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at length you have mustered heart to visit the old place— Dickens

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Analogous words: *command, order, bid, enjoin: evoke, elicit, *educe

New Dictionary of Synonyms. 2014.

Synonyms:

Look at other dictionaries:

  • Summon — Sum mon, v. t. [imp. & p. p. {Summoned}; p. pr. & vb. n. {Summoning}.] [OE. somonen, OF. sumundre, semondre, F. semondre, from (assumed) LL. summon[e^]re, for L. summon[=e]re to give a hint; sub under + monere to admonish, to warn. See {Monition} …   The Collaborative International Dictionary of English

  • summon — sum·mon vt: to command by service of a summons to appear in court Merriam Webster’s Dictionary of Law. Merriam Webster. 1996. summon I …   Law dictionary

  • summon — summon, summons Summon is a verb only, whereas summons is a noun and verb. A summons (plural summonses) is an order to appear before a judge or magistrate, and to summons someone is to issue them with a summons. Summon is the ordinary word… …   Modern English usage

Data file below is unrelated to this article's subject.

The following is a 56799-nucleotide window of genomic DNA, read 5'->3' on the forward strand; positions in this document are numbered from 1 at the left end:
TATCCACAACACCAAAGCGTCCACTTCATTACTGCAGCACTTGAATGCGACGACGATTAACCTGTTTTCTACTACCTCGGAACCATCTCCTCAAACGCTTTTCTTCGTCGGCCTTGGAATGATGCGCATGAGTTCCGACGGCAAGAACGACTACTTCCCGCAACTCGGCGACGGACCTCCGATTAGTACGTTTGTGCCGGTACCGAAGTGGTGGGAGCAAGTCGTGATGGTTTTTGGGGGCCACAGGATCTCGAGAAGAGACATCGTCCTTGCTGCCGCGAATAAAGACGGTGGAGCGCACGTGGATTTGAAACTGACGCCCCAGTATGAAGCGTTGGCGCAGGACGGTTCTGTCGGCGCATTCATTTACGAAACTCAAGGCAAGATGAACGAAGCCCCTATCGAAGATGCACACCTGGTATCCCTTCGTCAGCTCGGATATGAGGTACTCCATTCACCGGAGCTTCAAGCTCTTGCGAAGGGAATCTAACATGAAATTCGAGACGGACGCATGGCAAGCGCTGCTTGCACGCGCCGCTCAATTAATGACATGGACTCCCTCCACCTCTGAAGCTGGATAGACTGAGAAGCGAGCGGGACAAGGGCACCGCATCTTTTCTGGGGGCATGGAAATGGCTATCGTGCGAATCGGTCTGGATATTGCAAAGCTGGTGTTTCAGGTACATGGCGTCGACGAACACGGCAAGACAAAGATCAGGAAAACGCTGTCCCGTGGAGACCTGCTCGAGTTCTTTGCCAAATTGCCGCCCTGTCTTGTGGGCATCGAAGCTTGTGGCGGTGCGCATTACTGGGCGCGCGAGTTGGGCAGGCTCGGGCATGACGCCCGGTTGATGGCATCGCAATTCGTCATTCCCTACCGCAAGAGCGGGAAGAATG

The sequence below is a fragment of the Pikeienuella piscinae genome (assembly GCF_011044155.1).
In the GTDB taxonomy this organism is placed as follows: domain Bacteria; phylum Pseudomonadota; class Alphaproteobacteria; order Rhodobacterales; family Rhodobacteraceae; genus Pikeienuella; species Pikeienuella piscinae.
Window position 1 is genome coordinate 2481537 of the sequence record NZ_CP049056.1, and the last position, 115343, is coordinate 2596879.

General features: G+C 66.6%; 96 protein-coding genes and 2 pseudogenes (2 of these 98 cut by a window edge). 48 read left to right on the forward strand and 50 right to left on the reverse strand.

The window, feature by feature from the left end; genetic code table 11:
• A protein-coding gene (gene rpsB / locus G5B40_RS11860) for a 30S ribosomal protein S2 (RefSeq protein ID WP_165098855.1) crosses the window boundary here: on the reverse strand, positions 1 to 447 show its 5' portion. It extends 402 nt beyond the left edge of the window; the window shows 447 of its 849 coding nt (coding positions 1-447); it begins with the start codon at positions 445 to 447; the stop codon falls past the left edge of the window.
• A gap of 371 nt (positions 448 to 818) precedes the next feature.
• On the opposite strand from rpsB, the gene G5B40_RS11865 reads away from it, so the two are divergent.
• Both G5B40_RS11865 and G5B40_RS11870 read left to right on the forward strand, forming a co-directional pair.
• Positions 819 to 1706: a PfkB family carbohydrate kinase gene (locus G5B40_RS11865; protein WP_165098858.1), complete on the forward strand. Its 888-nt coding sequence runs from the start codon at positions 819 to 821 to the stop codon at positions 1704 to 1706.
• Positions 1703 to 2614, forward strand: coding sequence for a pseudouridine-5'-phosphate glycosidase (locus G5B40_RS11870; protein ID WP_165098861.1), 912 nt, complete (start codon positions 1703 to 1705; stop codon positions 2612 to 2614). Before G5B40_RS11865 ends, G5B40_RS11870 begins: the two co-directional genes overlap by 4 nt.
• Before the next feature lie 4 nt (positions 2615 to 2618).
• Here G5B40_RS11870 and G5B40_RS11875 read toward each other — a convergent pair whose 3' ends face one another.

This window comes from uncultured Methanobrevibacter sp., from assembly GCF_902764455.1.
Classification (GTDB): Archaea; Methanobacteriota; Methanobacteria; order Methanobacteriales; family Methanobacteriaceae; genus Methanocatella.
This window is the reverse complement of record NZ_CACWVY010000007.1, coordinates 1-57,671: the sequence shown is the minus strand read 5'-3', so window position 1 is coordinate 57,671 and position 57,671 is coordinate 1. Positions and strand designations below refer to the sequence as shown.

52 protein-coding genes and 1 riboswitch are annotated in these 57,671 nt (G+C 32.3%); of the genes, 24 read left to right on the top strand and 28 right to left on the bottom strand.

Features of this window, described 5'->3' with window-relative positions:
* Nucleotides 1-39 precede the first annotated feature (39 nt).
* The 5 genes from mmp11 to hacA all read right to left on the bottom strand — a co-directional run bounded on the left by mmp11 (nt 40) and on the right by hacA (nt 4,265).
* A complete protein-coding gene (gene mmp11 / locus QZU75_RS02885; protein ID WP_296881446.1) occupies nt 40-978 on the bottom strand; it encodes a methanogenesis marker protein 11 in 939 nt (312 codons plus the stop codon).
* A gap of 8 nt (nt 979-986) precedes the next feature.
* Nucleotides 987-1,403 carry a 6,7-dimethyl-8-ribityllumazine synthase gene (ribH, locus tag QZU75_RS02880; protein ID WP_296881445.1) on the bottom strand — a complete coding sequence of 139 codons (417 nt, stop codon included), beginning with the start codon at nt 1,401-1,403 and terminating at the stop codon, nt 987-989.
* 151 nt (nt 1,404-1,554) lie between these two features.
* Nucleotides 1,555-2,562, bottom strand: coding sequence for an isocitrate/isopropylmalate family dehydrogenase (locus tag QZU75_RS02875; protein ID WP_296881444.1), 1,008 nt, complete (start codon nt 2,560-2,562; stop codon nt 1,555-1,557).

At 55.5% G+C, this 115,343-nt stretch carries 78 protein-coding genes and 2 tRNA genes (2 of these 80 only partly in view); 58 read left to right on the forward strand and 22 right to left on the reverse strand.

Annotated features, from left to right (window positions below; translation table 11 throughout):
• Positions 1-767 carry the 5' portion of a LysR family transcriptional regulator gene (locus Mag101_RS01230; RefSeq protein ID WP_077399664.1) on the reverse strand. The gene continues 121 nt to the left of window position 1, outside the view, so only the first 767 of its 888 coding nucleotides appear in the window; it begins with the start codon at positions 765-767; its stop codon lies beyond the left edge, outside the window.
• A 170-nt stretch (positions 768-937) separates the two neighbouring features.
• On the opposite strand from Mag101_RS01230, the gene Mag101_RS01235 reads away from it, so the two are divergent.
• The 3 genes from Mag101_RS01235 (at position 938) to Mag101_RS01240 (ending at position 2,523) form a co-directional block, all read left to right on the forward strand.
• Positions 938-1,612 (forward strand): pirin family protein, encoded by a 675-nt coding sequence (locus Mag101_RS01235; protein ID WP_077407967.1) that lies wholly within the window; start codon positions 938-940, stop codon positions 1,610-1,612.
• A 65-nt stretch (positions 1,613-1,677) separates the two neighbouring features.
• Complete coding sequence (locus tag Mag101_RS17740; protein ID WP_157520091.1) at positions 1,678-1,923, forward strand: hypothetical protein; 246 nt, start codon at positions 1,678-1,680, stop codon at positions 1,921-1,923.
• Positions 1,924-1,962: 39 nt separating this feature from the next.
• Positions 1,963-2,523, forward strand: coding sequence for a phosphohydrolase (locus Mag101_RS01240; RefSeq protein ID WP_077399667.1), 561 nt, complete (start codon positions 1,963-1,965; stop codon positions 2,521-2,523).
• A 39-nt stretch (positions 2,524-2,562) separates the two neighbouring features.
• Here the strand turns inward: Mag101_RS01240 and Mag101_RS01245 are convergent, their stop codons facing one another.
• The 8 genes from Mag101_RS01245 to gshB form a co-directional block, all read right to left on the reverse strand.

• summon up — [phrasal verb] summon up (something) : to bring (a memory, feeling, image, etc.) into the mind Visiting his old house summoned up memories of his childhood. see also ↑summon 3 (above) • • • Main Entry: ↑ …   Useful english dictionary

  • summon — c.1200, from Anglo Fr., O.Fr. sumundre summon, from V.L. *summundre to call, cite, from L. summonere hint to, from sub under + monere warn, advise (see MONITOR (Cf. monitor) (n.)). Summons authoritative call to be at a certain place for a certa …   Etymology dictionary